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On Thursday April 11, in the first of a three-part series of discussions organised by St Paul’s Institute and sponsored by CCLA, an ethical fund manager, Archbishop Vincent Nichols placed before  the audience, challenging views for our society and it’s communities,  to consider what sort of City it is that we want that would better serve society. As keynote speaker for the evening, Archbishop Vincent took a view of the City as a place where people live and work. Since it is people who make the City, it follows that the City can therefore be a place of human flourishing. The Archbishop’s talk therefore was entitled ‘ Good People ’.

Quoting TS Eliot who said ‘ there is no life that is not in community….. ’ the Archbishop offered that if one were to take the view of a City as being a community, then we must pursue all that cultivates community. The ancient Greeks he went on to say, had a clear view on the purpose of the city, ‘ the polis ’ as they called it which was to build a good society where citizens thrived as members of a virtuous community. In a city since we are all in it together, the well being and fulfilment of each is in some ways dependent on others.  There are ties of trust and solidarity to be recognised and developed between people and  institutions which in turn create common bonds. These common bonds and shared common interests could result in good. In recent times though, the apparent legitimisation of the pursuit of self interest which were once believed to result in better outcomes for all had led to breakdowns such as  the financial crisis, prompting searching questions about inequalities which have been generated by the approach of self-enrichment. Therefore more collective thought was needed about what can be changed for the good of all. Archbishop Vincent offered as a key to the answer, the concept of

 ‘Good people bound by good purpose’

Good first had to be defined, itself not an easy process since we no longer share many of the patterns of thought which would help establish its meaning. Instead of applying the  conventional rationale of morality and duty he felt it would help to understand ‘desire’ as a vital and fundamental driving force of ethics and goodness. In our quest for relationships of deep friendship and for our lives to have meaning so as to make a contribution, we all have in us  a  desire for ‘good’. The Archbishop said that respecting others and seeking their good was essential to one’s own good.  Seeking the good and responding to its attractiveness further takes us out of narrow, self-centered attitudes.  It is he suggested the path to true human flourishing and fulfilment.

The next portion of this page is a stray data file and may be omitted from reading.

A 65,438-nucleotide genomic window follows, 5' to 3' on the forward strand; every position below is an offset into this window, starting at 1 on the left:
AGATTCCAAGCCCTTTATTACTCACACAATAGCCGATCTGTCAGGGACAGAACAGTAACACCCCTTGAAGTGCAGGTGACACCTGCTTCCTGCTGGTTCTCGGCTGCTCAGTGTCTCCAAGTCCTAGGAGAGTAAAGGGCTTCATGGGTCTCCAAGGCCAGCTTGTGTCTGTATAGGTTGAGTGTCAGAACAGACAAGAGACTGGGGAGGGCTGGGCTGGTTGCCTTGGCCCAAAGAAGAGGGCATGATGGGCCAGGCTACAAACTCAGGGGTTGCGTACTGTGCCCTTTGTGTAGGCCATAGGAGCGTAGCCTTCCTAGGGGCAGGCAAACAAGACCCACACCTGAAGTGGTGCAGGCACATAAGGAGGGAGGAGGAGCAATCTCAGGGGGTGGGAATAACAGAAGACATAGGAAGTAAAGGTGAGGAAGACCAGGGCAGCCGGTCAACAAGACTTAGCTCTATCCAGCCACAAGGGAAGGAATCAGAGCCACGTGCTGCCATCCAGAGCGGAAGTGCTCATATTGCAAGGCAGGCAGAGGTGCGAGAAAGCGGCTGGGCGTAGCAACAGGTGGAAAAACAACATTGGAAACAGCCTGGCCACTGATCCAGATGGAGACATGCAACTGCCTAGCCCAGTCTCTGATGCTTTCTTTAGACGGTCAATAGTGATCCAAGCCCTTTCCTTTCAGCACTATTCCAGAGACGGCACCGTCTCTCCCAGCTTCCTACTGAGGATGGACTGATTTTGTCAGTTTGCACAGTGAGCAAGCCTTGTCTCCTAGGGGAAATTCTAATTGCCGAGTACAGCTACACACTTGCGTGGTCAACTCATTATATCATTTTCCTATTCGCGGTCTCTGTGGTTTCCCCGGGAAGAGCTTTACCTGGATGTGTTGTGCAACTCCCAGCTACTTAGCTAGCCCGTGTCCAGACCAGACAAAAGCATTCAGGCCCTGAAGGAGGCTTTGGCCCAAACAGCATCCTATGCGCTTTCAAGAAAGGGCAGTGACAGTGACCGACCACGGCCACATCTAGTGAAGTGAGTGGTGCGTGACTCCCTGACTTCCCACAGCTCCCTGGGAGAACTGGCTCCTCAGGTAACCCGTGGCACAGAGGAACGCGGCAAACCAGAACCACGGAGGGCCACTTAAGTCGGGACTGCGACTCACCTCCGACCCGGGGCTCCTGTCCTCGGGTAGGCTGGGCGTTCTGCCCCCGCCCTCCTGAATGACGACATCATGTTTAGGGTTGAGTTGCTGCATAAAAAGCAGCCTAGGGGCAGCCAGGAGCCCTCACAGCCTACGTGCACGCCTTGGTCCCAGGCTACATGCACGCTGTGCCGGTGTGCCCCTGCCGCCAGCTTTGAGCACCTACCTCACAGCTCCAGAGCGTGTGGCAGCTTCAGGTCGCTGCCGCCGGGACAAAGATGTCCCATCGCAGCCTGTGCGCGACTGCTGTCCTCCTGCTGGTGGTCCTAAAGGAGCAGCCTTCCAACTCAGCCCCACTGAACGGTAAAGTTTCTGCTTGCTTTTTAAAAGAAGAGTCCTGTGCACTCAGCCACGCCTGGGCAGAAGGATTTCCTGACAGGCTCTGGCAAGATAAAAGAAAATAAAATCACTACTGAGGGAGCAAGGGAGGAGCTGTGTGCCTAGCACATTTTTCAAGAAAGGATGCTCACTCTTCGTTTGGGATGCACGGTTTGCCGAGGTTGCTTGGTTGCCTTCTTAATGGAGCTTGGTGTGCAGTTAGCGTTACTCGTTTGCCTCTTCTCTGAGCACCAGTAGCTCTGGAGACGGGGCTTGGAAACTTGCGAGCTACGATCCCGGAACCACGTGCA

However he did recognise that our desire for the good can easily be distorted through selfishness greed, pride or lust.  It is a  struggle between good and evil that runs in every aspect of our lives. Thus in order to lean to the good we need to learn to pursue virtues that become our moral agents. These would help us do that which is right and honourable irrespective of reward and regardless of what we are obliged to do. The Archbishop then briefly explored the fundamentals of the virtues of prudence, justice, courage and temperance.

Prudence or right reasoned action was the opposite of rashness and carelessness. Courage ensured firmness and the readiness to stand by what we believe in times of difficulty while Justice enabled us to give what was due to others by respecting their rights and fulfilling our duties towards them and the virtue of Temperance which helps us moderate our appetites and use of the world’s created goods was  the opposite of consumerism and the uninhibited pursuit of pleasure. These together form essentials of a happy life.

The formation of good people starts in the family which is the first school of citizenship. Loving, stable families are the vital building block of every society. Schools come next and are important in building character, as are universities and in the context of the City, the business schools. Whilst we should look to these institutions of the community to foster virtue and thereby build character, we should also look to the institutions of commerce to nurture and strengthen character. Such institutions should have a clear sense of purpose so as to be enterprises of ‘good purpose’.

When sight of purpose is lost then breakdowns of the system occur. Reflecting on the Francis Review into Staffordshire NHS Trust, Archbishop Vincent quoted the head of the professional standards authority who spoke of leaders having lost sight of their moral purpose. They seemed to have forgotten they exist to do good. Concern for finances had taken priority over care, compassion and respect leading him to say that “unless you know the purpose for which you are running an organisation you will never get the ethics right within it”.

That sense of ‘good purpose’ was not just for the public sector but also for commercial organisations. Mark Carney, the incoming Governor of the Bank of England spoke of the speaking of the need for companies to “define clearly the purpose of their organisations and promote a culture of ethical business”, and, in doing so, for employees to have “a sense of broader purpose, grounded in strong connections to their clients and their communities”. It is not simply a focus on profit as an end in itself but Archbishop Vincent suggested that the true justification of business was when profit was made while making the world a better place. Goods and services produced that truly serve people,  create employment, offer fair returns to investors, while minimising harm. Any business looking to remain true to that purpose needed people with technical skills and competencies as well as the required character and virtues he outlined earlier. These “ architects of lasting business success ”in staying true to their virtues would create a culture within their organisations that actually promotes and strengthens good practice.